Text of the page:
It is a single project which, if it goes ahead, will cost almost three times South Africa's transport budget for this year.
By Justin Pearce
BBC News website, Johannesburg
Depending on who you believe, it will either revolutionise the way South Africans see public transport and tempt them away from gridlocked roads - or it will swallow public money while transporting only a handful of white-collar professionals.
Critics say the Gautrain will serve only an elite group of passengers
The Gautrain is intended to link Johannesburg - South Africa's economic hub - with the national capital, Tshwane (previously called Pretoria), 50km away in 40 minutes.
That would be a huge improvement on a journey that can take up to two hours by car when the traffic is particularly bad.
Pressure on the transport system will intensify when South Africa hosts the 2010 Football World Cup and proponents of the Gautrain see it as a way of moving visitors to and from the airport, their hotels and the match venues around Gauteng province.
On the way it will stop at the main commercial suburbs between the two city centres, and there will also be a branch to Johannesburg International Airport, which currently is not served by public ground transport.
In a country where passenger train services have been in a slow decline over the last few decades, the idea of a new railway route using new technology sounded like something out of science fiction.
But when the national treasury announced recently that the project was to cost government 20bn rand ($3bn) as opposed to the 7bn rand that had been spoken of previously, suddenly the Gautrain passed from science fiction into news headlines - and politicians started asking questions.
Matters were not helped by the fact that in the very same week that parliament's transport committee was discussing the Gautrain, commuters frustrated at delays started burning trains on the existing lines, with 26 carriages going up in flame in a single evening.
Jeremy Cronin, chairman of the parliamentary transport committee, pointed out the dangers of a mismatch between the large investment in the Gautrain alongside the neglect of the older services that serve poor, black suburbs.
The existing train service is in need of investment
"My concern is that every time a Metrorail train is late the very costly Gautrain will become a target for resentment," he said.
"If this thing goes ahead and fails, then we will have a very costly white elephant."
Mr Cronin is a member of the governing African National Congress. Not surprisingly, the opposition has been an even more vocal critic of the proposed spending on the Gautrain.
"The government is unable to properly maintain and rehabilitate the existing 23,000 km of tarred roads," Democratic Alliance transport spokesman Stuart Farrow said earlier this month.
"How is the public then expected to believe that 20bn rand spent on the Gautrain is in their best interest?"
The concerns from parliament followed a presentation by public transport expert Romano del Mistro, who argued that bus-only lanes could be added to the Johannesburg-Pretoria highway at a fraction of the cost of the Gautrain, while the bus journey on a traffic-free lane would be only marginally longer than on the proposed train.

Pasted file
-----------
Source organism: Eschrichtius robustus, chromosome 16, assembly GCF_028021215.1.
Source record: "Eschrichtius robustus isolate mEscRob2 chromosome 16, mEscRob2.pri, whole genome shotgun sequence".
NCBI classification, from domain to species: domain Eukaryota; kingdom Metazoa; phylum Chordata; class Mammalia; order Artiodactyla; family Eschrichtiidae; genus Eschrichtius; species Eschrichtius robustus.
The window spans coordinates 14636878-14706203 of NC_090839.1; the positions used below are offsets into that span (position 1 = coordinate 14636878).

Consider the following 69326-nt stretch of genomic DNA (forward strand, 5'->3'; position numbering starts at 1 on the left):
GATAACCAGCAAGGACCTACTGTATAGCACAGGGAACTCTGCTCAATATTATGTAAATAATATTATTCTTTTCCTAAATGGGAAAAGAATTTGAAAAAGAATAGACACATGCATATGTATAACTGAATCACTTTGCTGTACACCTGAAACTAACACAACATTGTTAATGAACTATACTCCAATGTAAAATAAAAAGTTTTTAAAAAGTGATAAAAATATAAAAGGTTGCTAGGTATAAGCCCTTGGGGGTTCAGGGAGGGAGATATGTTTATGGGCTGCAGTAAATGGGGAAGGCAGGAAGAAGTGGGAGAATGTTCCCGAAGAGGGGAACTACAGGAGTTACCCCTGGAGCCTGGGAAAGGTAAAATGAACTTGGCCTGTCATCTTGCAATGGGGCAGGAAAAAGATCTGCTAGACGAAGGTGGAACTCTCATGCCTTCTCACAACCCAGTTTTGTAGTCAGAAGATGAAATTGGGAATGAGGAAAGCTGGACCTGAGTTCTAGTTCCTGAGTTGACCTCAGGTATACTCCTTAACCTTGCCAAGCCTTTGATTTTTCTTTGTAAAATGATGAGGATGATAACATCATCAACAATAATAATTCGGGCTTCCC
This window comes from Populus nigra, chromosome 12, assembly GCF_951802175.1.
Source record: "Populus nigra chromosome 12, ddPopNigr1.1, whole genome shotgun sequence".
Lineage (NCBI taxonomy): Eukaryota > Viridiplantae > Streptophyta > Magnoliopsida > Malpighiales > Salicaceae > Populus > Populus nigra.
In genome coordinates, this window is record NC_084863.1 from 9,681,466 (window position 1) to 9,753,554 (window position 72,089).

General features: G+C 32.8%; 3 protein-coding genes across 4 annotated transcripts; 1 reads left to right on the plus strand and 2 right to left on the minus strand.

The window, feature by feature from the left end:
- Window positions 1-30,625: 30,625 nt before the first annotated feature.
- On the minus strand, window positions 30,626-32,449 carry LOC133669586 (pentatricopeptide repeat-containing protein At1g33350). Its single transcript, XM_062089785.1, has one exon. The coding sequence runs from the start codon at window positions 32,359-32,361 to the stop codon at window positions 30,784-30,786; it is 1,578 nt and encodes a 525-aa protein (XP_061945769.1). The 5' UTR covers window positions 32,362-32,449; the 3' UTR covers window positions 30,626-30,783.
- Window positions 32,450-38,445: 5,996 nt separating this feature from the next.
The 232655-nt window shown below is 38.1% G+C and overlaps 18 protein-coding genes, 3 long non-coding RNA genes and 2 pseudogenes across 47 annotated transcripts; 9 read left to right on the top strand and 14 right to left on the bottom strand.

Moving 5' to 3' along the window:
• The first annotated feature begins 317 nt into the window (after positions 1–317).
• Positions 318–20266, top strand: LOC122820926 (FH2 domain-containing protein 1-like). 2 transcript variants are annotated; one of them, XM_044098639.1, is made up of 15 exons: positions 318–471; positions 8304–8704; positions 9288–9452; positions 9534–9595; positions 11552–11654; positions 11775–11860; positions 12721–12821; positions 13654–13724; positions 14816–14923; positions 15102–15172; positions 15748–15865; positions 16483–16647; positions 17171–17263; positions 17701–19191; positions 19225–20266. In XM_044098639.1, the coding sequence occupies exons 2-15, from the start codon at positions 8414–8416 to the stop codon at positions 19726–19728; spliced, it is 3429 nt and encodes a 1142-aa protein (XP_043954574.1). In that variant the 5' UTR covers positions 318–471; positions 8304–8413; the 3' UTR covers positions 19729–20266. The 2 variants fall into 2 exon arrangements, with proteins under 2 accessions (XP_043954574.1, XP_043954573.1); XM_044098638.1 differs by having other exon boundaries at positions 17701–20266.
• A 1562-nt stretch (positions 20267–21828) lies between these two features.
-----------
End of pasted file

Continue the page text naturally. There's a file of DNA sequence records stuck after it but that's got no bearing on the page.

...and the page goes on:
Last week, the Gauteng provincial government declared that the Gautrain project would go ahead despite the parliamentary committee's reservations.
"The committee needs to do a bit more work," Gauteng's finance executive, Paul Mashitile, told a press conference.
"The project has taken many years and they need a bit more time to understand it."
He said national Finance Minister Trevor Manuel had given him the go-ahead for the project.
Mr Mashitile also tried to calm fears that the government would end up bailing out the Gautrain if costs overran even the current projection, saying that the public-private partnership model that was being used would protect the government from further financial risk.
"Once we sign on the dotted line with the preferred bidder, that is the cost," he said.
Answering accusations that the Gautrain would be a service for the rich, Gautrain project leader Jack van der Merwe assured journalists that the price would be affordable: around 60 cents (US$0.10) per kilometre.
"The cost is aimed at being the perceived cost of motoring: the direct cost of fuel plus some of the operating costs. We are targeting single occupancy car users."
Gauteng provincial officials are selling the Gautrain as the core of an integrated public transport system for the province, complemented in the short term by feeder bus routes, and maybe one day more railway lines.
"When you look at a holistic, integrated system... the Gautrain becomes a catalyst for that," provincial transport executive Ignatius Jacobs says.
Gauteng's commuters - whether the poor on their crumbling trains and the better-off stuck in traffic jams - would agree that a lot needs to be done.
The question is how to do it: whether the Gautrain will be the "catalyst" portrayed by Mr Jacobs or the "white elephant" that Mr Cronin fears.